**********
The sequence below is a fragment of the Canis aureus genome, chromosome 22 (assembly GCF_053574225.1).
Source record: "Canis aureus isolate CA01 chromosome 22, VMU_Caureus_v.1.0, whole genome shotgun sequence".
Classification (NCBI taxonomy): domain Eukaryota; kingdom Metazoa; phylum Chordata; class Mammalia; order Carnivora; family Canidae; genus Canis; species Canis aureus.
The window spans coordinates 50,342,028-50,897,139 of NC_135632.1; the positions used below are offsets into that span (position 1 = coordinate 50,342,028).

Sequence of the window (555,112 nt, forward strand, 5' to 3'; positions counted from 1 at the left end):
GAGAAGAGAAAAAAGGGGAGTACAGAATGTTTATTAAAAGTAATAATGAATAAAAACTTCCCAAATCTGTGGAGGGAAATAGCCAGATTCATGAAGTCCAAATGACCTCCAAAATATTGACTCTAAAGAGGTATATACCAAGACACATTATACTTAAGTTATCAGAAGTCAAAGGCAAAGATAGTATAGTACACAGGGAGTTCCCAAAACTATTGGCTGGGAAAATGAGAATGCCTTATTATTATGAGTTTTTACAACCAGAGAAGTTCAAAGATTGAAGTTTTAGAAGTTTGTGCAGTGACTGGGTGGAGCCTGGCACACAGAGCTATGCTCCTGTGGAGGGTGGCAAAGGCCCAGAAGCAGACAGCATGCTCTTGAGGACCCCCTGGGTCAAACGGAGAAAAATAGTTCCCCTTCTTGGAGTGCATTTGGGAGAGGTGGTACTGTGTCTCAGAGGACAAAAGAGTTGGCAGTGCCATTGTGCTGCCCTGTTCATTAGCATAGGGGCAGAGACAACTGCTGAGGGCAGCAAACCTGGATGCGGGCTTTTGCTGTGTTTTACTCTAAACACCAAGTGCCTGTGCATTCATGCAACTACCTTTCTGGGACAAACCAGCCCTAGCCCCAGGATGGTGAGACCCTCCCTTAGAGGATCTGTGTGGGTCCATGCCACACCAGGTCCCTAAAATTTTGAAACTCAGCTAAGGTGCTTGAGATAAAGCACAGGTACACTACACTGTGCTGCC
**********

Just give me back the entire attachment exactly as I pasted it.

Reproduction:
The sequence below is a fragment of the Canis aureus genome, chromosome 22 (assembly GCF_053574225.1).
Source record: "Canis aureus isolate CA01 chromosome 22, VMU_Caureus_v.1.0, whole genome shotgun sequence".
Classification (NCBI taxonomy): domain Eukaryota; kingdom Metazoa; phylum Chordata; class Mammalia; order Carnivora; family Canidae; genus Canis; species Canis aureus.
The window spans coordinates 50,342,028-50,897,139 of NC_135632.1; the positions used below are offsets into that span (position 1 = coordinate 50,342,028).

Sequence of the window (555,112 nt, forward strand, 5' to 3'; positions counted from 1 at the left end):
GAGAAGAGAAAAAAGGGGAGTACAGAATGTTTATTAAAAGTAATAATGAATAAAAACTTCCCAAATCTGTGGAGGGAAATAGCCAGATTCATGAAGTCCAAATGACCTCCAAAATATTGACTCTAAAGAGGTATATACCAAGACACATTATACTTAAGTTATCAGAAGTCAAAGGCAAAGATAGTATAGTACACAGGGAGTTCCCAAAACTATTGGCTGGGAAAATGAGAATGCCTTATTATTATGAGTTTTTACAACCAGAGAAGTTCAAAGATTGAAGTTTTAGAAGTTTGTGCAGTGACTGGGTGGAGCCTGGCACACAGAGCTATGCTCCTGTGGAGGGTGGCAAAGGCCCAGAAGCAGACAGCATGCTCTTGAGGACCCCCTGGGTCAAACGGAGAAAAATAGTTCCCCTTCTTGGAGTGCATTTGGGAGAGGTGGTACTGTGTCTCAGAGGACAAAAGAGTTGGCAGTGCCATTGTGCTGCCCTGTTCATTAGCATAGGGGCAGAGACAACTGCTGAGGGCAGCAAACCTGGATGCGGGCTTTTGCTGTGTTTTACTCTAAACACCAAGTGCCTGTGCATTCATGCAACTACCTTTCTGGGACAAACCAGCCCTAGCCCCAGGATGGTGAGACCCTCCCTTAGAGGATCTGTGTGGGTCCATGCCACACCAGGTCCCTAAAATTTTGAAACTCAGCTAAGGTGCTTGAGATAAAGCACAGGTACACTACACTGTGCTGCC